According to the La Plaza at the LA Times:
The billboard and press campaign, created by advertising agency Teran\TBWA and now running in Mexico, is a colorful map depicting what the Americas might look like in an "Absolut" -- i.e., perfect -- world.
The campaign taps into the national pride of Mexicans, according to Favio Ucedo, creative director of leading Latino advertising agency Grupo Gallegos in the U.S., which was not involved in the Absolut campaign.
Ucedo, who is from Argentina, said: “Mexicans talk about how the Americans stole their land, so this is their way of reclaiming it. It’s very relevant and the Mexicans will love the idea.”
But he said that were the campaign to run in the United States, it might fall flat.
“Many people aren’t going to understand it here. Americans in the East and the North or in the center of the county -- I don’t know if they know much about the history.
“Probably Americans in Texas and California understand perfectly and I don’t know how they’d take it."
And from Blogger news:
And in this alternate Absolut reality, the Mexican-American war of 1848 never happened, and Alta California – that is to say, CA, TX, NM, UT, CO and AZ – still “belongs” to Mexico on a map that was the centerpiece of a billboard and print campaign that ran in Mexico until los gringos El Norte got wind of it. Though Mexico lost that war – and to the victor go the spoils – Mexicans think the U.S. “stole” their land and the ad campaign stokes their resentment. Whether the campaign would increase sales of vodka in a country where people drink cerveza and tequila is debatable, but calls for boycotts on this side of the border forced the company to apologize, reports The Associated Press:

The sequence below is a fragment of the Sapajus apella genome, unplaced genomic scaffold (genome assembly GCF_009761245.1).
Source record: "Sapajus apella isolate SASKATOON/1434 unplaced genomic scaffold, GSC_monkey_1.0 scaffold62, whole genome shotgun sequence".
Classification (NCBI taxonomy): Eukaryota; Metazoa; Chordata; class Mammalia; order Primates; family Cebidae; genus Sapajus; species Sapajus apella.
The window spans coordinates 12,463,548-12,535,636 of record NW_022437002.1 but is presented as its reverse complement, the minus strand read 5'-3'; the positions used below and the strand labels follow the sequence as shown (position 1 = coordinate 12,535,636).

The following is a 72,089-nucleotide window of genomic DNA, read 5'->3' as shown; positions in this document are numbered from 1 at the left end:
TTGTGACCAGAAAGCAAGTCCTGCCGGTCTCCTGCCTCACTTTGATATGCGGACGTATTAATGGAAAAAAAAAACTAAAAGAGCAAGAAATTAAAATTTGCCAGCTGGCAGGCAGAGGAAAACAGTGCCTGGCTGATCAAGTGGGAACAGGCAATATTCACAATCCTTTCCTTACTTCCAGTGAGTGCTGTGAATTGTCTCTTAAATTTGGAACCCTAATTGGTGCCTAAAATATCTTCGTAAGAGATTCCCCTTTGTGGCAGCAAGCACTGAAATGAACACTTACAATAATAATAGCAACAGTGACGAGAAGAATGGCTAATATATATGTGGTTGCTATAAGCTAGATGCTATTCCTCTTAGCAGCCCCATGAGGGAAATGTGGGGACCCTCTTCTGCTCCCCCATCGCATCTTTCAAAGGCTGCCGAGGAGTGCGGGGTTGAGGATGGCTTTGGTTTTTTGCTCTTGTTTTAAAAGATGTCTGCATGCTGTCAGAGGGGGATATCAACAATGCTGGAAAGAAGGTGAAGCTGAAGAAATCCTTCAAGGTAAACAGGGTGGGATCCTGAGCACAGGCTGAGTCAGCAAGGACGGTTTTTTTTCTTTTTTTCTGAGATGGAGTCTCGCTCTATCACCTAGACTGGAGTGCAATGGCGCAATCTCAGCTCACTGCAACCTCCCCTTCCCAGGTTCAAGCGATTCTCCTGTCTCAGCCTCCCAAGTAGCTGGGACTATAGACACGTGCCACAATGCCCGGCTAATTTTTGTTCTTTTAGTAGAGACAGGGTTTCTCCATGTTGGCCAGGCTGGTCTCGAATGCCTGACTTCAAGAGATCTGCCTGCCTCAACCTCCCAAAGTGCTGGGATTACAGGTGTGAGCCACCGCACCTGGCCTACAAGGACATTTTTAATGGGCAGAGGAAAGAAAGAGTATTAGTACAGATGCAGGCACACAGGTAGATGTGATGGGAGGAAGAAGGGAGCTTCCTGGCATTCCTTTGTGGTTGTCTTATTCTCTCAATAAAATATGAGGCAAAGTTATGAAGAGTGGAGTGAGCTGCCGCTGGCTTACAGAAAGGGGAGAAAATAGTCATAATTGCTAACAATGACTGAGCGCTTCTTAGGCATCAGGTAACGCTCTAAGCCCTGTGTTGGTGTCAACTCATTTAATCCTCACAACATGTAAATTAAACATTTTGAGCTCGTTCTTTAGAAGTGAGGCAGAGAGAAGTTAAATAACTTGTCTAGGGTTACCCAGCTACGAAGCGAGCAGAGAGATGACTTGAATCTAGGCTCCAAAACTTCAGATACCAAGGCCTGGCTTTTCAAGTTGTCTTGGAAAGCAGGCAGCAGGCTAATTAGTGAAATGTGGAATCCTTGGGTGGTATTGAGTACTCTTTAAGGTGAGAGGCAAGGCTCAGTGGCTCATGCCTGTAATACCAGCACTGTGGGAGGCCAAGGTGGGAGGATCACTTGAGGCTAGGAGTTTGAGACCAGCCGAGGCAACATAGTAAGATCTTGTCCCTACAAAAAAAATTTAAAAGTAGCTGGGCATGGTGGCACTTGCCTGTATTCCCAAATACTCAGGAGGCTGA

“In no way was it meant to offend or disparage, nor does it advocate an altering of borders, nor does it lend support to any anti-American sentiment, nor does it reflect immigration issues,” Absolut said in a statement left on its consumer inquiry phone line. …
Absolut said the ad was designed for a Mexican audience and intended to recall “a time which the population of Mexico might feel was more ideal.”
“As a global company, we recognize that people in different parts of the world may lend different perspectives or interpret our ads in a different way than was intended in that market, and for that we apologize.”
The Moderate Voice sums up the situation here:
Word on the street is the mass exodus to Grey Goose is in the works. Personally, I think people are too lazy for all that boycotting stuff unless its something very important. I wonder if Mexico can make up for all those lost U.S. sales? Doubt it. Oh yeah, and there was the obligatory apology after the fact, which some are calling a non-apology. Its really just an ad..
I haven't listened to my friends at FOX news lately, but I bet they loved this one. I think this ad agency forgot that an ad campaign used in Mexico might be seen by US citizens - or maybe they just weren't thinking. It really doesn't make any difference to me, Absolut and Grey Goose are both too aristocratic and expensive for my palate and pocketbook.